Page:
TikTok creator “Pinkydoll” gained significant attention on Twitter when clips of her peculiar catchphrases and exaggerated movements perplexed viewers. These clips unveiled the strange universe of TikTok “NPC” livestreams.
However, Pinkydoll (@pinkydollreal) was not alone in this venture. Curious Twitter users soon discovered that other TikTok streamers were also engaging in this unusual trend. Some reacted with horror, questioning whether this mindless form of entertainment was a glimpse into the future, reminiscent of Fahrenheit 451.
One Twitter user summarized their experience, saying, “Every time I stumble upon a TikTok live, it feels like I’m witnessing the end of the world.” Another user commented, “This is something you’d expect to see on a screen in the background of a Verhoeven movie, showcasing the absurdity of the future.”
What is TikTok’s NPC trend?
The acronym “NPC” stands for “non-player character” in video games. Think of the talkative pedestrians in Grand Theft Auto or the glitchy shopkeepers and guards in Skyrim. These computer-controlled characters bring the game worlds to life, creating bustling cityscapes and medieval marketplaces. However, due to their repetitive animations and limited dialogue, they often unintentionally elicit hilarity.
For years, gamers on YouTube have been creating comedy videos by mimicking the jerky movements of video game characters. This trend has now found its way into TikTok livestreams, allowing content creators to monetize this meme.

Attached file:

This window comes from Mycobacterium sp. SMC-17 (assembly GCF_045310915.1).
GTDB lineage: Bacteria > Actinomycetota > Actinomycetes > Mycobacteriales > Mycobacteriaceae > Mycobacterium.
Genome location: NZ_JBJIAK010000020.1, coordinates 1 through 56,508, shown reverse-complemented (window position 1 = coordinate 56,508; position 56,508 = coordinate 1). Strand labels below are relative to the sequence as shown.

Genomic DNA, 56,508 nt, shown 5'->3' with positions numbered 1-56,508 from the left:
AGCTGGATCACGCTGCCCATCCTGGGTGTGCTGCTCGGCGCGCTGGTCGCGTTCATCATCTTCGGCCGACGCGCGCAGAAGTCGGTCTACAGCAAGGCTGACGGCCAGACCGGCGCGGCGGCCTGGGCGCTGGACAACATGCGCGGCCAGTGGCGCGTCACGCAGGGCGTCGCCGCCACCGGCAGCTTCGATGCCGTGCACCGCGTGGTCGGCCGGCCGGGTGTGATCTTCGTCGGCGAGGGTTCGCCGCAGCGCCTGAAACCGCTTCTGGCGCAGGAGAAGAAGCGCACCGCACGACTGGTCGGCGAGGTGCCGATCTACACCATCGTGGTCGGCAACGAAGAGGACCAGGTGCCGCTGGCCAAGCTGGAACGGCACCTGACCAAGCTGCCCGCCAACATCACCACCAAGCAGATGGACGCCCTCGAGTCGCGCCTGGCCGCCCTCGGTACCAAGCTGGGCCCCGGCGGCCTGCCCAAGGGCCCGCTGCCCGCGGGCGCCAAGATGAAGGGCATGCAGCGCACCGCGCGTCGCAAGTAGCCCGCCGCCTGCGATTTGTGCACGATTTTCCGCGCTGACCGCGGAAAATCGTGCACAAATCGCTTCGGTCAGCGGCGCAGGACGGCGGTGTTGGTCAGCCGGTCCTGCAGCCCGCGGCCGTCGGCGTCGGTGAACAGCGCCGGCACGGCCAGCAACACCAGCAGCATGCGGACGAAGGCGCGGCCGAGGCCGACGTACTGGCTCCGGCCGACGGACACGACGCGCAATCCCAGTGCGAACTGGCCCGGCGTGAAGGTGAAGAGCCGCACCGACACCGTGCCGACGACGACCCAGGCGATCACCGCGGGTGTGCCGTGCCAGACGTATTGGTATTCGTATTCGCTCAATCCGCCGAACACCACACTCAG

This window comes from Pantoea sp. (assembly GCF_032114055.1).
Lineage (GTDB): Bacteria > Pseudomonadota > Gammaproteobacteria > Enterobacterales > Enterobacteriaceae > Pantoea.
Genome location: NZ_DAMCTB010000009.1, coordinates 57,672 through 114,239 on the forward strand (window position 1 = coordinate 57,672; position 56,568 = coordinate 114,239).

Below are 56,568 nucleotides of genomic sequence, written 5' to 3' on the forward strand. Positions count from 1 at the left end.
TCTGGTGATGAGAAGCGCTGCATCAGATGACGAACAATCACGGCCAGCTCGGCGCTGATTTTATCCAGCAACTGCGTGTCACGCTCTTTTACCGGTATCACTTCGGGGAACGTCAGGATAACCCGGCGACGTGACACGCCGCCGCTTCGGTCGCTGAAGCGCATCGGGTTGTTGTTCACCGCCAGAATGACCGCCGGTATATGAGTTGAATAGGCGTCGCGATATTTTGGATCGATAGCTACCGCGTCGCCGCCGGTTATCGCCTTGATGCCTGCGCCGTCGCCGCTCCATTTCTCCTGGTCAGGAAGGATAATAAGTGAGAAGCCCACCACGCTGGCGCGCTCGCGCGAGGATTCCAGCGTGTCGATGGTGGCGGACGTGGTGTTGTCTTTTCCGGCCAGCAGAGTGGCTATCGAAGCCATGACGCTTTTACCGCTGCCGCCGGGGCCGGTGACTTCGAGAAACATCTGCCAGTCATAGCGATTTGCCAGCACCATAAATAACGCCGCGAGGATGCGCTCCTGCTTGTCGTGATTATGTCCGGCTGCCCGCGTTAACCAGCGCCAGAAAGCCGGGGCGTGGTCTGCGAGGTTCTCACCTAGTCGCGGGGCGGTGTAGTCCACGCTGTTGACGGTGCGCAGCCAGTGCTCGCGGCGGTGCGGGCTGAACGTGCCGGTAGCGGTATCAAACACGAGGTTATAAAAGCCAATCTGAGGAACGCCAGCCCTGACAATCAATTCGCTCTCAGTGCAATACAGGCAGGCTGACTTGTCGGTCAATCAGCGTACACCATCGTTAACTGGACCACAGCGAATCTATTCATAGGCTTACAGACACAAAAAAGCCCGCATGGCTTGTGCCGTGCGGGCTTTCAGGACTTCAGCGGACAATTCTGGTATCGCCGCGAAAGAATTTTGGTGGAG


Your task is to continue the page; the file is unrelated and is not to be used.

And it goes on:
With TikTok live, viewers have the option to donate money to streamers, and their donations appear on the screen as virtual “gifts” – similar to an ice cream cone. NPC streamers react to each gift with a predetermined phrase or movement. Pinkydoll, for instance, responds to the ice cream emoji with her catchphrase, “Ice cream so good!”
Ice Cream So Good
The NPC clips quickly sparked a meme, with Twitter users sharing clips and images of notable figures such as Noam Chomsky, Slavoj Žižek, and Jordan Peterson as NPC streamers.
One viral clip showed a TikTok creator livestreaming as his confused and concerned parents intervened. This clip received 32 million views on Twitter, encapsulating the trend’s peculiarity from an outsider’s perspective.
The opportunity to monetize NPC streaming prompted others to join the trend, including YouTuber and Twitch streamer Kai Cenat. One Twitter user even showcased their TikTok timeline, completely dominated by NPC streamers.
Reactions to the NPC clips varied greatly. Some found them strangely calming or even sexually suggestive, while others considered the trend to be a dystopian reflection of society. Some even praised the streamers for finding their place in the absurd landscape of the modern economy, believing that the job held more dignity than customer service.
Many noticed Pinkydoll’s genuine talent in seamlessly transitioning from one NPC response to another, spending hours honing her skills effortlessly.
Pinkydoll herself seemed to agree, addressing her critics in a video and highlighting that they were wasting their time sending her angry messages while she was earning a living on TikTok.
The surge of outrage, admiration, and bemusement has significantly increased Pinkydoll’s visibility. Currently, her TikTok account boasts over 590,000 followers. In an interview with the NYTimes, Pinkydoll admitted that she is still unsure of what an NPC is, but she can make up to $3000 per stream.
It appears that some people are more than willing to pay for the privilege of watching a real human utter “ice cream so good” on command.